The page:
The Provincial government is developing a Climate Change Plan and we all have a chance to submit ideas until the deadline which is November 16, 2018.
We already struggle with climate change impacts here in Ontario including:
- Flood damages to homes, roads, bridges and buildings;
- Business and social disruptions from power outages, heat waves, flooding, low water conditions and impacted water supply;
- Increased weather-related insurance claims for floods, forest fires and other catastrophic events are severely affecting the insurance industry;
- Increased levels of government funding and liabilities in order to help people and businesses recover from flood and other events;
- Increased health care costs as a result of poorer air quality and hotter temperatures which create increased respiratory and other illnesses;
- Increased costs to natural resource-based industries such as forestry, fishing, shipping and winter recreation as a result of decreased ice cover on lakes and rivers, less reliable snowfall and forest fires; and,
- Lower flow and drought in streams and rivers affecting fish habitat, farming and summer recreational activities.
The longer we wait to seriously address climate change impacts, the more expensive it will be for all levels of government, taxpayers, businesses and our economy, generally.
#1 Protection of Ontario’s water resources needs to be added as a focus area
Climate change is already affecting Ontario’s lakes, rivers, streams and groundwater sources and the Province needs to assure Ontarians that it can continue to provide enough safe water for our needs, particularly for drinking water – today and into the future.
As a result of a changing climate, streamflow is low or unpredictable, runoff is creating poor water quality in rivers and lakes, and many lake levels are either often too high or too low.
A climate change plan needs to monitor and address critical water-related issues such as stormwater management, drinking water protection, low water and flooding.
#2 Update flood plain mapping and address aging flood prevention infrastructure in Ontario
Extreme weather is impacting where flooding takes place and how it affects roads, homes and businesses. More frequent year-round and stronger flooding affects infrastructure, creates business disruptions and can change peoples’ lives when their homes are threatened or damaged.
#3 More monitoring is needed to track climate change impacts and plan to adapt to both drought and flood events
Having water available for residents, businesses, agriculture and other needs is critical to a healthy population and thriving economy. Climate change impacts are affecting Ontario’s water supplies and their quality.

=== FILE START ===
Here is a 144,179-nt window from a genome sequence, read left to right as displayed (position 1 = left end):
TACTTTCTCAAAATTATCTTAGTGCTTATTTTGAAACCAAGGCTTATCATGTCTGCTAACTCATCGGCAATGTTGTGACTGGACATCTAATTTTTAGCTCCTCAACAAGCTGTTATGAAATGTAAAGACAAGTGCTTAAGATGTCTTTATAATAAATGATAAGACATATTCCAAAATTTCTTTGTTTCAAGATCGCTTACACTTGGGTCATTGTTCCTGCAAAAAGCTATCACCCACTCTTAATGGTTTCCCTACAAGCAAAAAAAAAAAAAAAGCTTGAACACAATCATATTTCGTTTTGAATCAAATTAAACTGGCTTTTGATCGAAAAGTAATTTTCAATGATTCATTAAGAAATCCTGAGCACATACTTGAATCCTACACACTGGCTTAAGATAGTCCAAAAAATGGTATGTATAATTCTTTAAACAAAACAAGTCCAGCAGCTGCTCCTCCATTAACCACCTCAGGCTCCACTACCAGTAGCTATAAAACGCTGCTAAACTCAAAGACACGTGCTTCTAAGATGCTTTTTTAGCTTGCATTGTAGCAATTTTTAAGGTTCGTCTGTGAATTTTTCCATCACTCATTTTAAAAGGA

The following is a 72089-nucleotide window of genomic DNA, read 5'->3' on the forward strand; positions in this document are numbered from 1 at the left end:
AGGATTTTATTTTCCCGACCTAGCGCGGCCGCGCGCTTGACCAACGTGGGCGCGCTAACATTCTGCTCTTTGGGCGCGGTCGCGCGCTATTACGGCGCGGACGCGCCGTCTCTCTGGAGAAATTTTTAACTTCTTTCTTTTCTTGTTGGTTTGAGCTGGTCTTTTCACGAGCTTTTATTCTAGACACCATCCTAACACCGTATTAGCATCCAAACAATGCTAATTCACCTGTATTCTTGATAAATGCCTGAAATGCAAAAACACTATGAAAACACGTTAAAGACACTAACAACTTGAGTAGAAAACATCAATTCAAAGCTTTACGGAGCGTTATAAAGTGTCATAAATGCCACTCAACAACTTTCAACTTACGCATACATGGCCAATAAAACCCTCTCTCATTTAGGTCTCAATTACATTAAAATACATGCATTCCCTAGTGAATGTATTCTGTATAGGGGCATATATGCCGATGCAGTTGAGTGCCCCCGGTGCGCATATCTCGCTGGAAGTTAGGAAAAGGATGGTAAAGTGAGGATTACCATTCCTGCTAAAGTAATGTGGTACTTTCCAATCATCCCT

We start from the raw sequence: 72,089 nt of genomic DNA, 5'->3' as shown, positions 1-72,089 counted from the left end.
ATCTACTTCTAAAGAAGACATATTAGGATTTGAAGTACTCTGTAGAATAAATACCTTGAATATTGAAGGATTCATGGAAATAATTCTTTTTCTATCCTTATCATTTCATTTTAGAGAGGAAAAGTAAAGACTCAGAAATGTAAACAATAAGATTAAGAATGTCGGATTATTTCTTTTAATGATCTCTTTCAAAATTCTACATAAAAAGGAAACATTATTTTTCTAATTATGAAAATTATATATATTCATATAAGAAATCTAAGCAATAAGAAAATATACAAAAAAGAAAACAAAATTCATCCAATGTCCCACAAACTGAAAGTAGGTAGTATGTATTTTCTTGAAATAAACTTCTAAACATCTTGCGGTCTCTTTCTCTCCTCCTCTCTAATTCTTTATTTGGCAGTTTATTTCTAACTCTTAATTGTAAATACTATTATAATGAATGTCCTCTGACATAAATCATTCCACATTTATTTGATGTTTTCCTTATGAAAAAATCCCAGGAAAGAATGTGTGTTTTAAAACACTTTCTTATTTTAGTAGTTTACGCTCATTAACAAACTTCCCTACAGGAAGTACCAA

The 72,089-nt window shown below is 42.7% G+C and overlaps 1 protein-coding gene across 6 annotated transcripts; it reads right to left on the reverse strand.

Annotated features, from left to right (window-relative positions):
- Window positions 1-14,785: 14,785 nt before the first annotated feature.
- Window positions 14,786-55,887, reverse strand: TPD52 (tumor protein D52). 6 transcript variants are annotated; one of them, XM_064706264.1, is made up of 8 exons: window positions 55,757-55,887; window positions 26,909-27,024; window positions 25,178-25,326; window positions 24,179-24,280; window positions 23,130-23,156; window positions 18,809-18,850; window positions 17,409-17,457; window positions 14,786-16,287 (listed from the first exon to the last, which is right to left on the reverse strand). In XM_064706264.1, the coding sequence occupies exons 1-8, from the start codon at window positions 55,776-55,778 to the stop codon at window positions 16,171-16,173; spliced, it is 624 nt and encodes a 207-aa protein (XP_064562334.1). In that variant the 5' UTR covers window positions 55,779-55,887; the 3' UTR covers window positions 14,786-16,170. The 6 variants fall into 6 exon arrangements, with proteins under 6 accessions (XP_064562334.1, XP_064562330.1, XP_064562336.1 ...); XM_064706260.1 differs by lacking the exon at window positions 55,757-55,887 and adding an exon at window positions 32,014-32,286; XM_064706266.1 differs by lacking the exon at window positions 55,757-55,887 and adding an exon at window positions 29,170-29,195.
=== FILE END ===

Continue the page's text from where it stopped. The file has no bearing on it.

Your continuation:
#4 Stormwater management needs to be included in a climate change plan
Increased runoff from more frequent, heavy rainfall and snowmelt creates dangerous and costly contamination for our water resources. Stormwater management policy, guidance and actions are needed to prevent erosion, protect the water quality in streams, lakes and groundwater (drinking water sources) and prevent costly damages to roads, bridges, buildings and other infrastructure.
#5 We need to protect and increase green spaces in both urban and rural areas
Vegetation such as forests, shrubs, wetlands and grasses prevent flooding, help to absorb carbon, prevent runoff, cool air temperatures as well as provide recreational and quality of life benefits.
#6 The Ontario Drinking Water Source Protection program needs to be a critical piece of the Province’s climate change plan
This program protects lakes, rivers, streams and groundwater sources which we rely on for our drinking water. Clean and safe drinking water source quality and supply are threatened by warming temperatures, drought, stormwater runoff, and more frequent flooding. Relying just on water treatment facilities to ensure safe drinking water could be a very costly choice. Protecting water sources and preventing overuse or contamination needs to be done as a first step and in partnership with water treatment.
#7 We need to build on current efforts of municipalities, conservation authorities and other agencies for a smart and cost effective approach to address climate change impacts
Ontario’s 36 Conservation Authorities plan and deliver a diverse range of long term watershed management programs – often in partnership with all levels of government and many other agencies. This work helps us to adapt to climate change and build local resiliency.
Building on this foundation and many other ongoing initiatives would be a good first step in planning and implementing an effective climate change plan.
It would enable the Province to immediately address growing issues and changing conditions in a cost effective manner.
Please take the time to SUBMIT YOUR IDEAS to the Province to help them develop an effective climate change plan.
Author: Kim Gavine, General Manager, Conservation Ontario